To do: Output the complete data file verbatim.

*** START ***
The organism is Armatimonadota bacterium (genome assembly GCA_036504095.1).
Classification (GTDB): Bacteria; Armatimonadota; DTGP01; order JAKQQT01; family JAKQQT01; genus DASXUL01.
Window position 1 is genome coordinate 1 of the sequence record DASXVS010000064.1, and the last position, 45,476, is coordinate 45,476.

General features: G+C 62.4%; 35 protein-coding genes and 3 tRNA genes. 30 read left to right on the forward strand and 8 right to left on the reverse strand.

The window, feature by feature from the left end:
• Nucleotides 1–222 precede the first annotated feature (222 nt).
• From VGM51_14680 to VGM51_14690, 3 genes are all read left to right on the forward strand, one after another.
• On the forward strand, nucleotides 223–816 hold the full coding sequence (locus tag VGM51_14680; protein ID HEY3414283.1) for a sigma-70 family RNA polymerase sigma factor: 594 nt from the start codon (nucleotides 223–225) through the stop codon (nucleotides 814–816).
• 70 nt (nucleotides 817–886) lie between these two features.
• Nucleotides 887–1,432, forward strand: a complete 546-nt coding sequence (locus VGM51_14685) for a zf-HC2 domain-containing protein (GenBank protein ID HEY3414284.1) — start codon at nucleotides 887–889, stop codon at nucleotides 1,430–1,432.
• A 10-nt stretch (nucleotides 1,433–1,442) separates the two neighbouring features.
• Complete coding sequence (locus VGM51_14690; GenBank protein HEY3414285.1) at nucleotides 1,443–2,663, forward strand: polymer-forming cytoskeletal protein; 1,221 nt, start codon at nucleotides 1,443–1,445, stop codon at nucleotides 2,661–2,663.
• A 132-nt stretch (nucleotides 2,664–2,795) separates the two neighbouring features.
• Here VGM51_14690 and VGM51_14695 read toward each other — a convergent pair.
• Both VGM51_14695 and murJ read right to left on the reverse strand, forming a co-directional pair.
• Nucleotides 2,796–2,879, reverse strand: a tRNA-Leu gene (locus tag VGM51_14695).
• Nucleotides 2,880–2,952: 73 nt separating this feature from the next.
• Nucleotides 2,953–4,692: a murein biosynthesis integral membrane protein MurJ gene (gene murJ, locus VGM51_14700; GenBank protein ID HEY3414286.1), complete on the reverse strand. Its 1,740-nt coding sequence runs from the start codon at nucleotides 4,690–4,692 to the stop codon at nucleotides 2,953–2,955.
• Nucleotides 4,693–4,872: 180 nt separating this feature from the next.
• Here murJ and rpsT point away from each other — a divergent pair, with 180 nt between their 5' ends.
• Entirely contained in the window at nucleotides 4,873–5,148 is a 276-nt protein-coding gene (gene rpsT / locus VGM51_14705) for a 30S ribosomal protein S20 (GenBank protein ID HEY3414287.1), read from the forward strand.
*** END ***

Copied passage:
The organism is Armatimonadota bacterium (genome assembly GCA_036504095.1).
Classification (GTDB): Bacteria; Armatimonadota; DTGP01; order JAKQQT01; family JAKQQT01; genus DASXUL01.
Window position 1 is genome coordinate 1 of the sequence record DASXVS010000064.1, and the last position, 45,476, is coordinate 45,476.

General features: G+C 62.4%; 35 protein-coding genes and 3 tRNA genes. 30 read left to right on the forward strand and 8 right to left on the reverse strand.

The window, feature by feature from the left end:
• Nucleotides 1–222 precede the first annotated feature (222 nt).
• From VGM51_14680 to VGM51_14690, 3 genes are all read left to right on the forward strand, one after another.
• On the forward strand, nucleotides 223–816 hold the full coding sequence (locus tag VGM51_14680; protein ID HEY3414283.1) for a sigma-70 family RNA polymerase sigma factor: 594 nt from the start codon (nucleotides 223–225) through the stop codon (nucleotides 814–816).
• 70 nt (nucleotides 817–886) lie between these two features.
• Nucleotides 887–1,432, forward strand: a complete 546-nt coding sequence (locus VGM51_14685) for a zf-HC2 domain-containing protein (GenBank protein ID HEY3414284.1) — start codon at nucleotides 887–889, stop codon at nucleotides 1,430–1,432.
• A 10-nt stretch (nucleotides 1,433–1,442) separates the two neighbouring features.
• Complete coding sequence (locus VGM51_14690; GenBank protein HEY3414285.1) at nucleotides 1,443–2,663, forward strand: polymer-forming cytoskeletal protein; 1,221 nt, start codon at nucleotides 1,443–1,445, stop codon at nucleotides 2,661–2,663.
• A 132-nt stretch (nucleotides 2,664–2,795) separates the two neighbouring features.
• Here VGM51_14690 and VGM51_14695 read toward each other — a convergent pair.
• Both VGM51_14695 and murJ read right to left on the reverse strand, forming a co-directional pair.
• Nucleotides 2,796–2,879, reverse strand: a tRNA-Leu gene (locus tag VGM51_14695).
• Nucleotides 2,880–2,952: 73 nt separating this feature from the next.
• Nucleotides 2,953–4,692: a murein biosynthesis integral membrane protein MurJ gene (gene murJ, locus VGM51_14700; GenBank protein ID HEY3414286.1), complete on the reverse strand. Its 1,740-nt coding sequence runs from the start codon at nucleotides 4,690–4,692 to the stop codon at nucleotides 2,953–2,955.
• Nucleotides 4,693–4,872: 180 nt separating this feature from the next.
• Here murJ and rpsT point away from each other — a divergent pair, with 180 nt between their 5' ends.
• Entirely contained in the window at nucleotides 4,873–5,148 is a 276-nt protein-coding gene (gene rpsT / locus VGM51_14705) for a 30S ribosomal protein S20 (GenBank protein ID HEY3414287.1), read from the forward strand.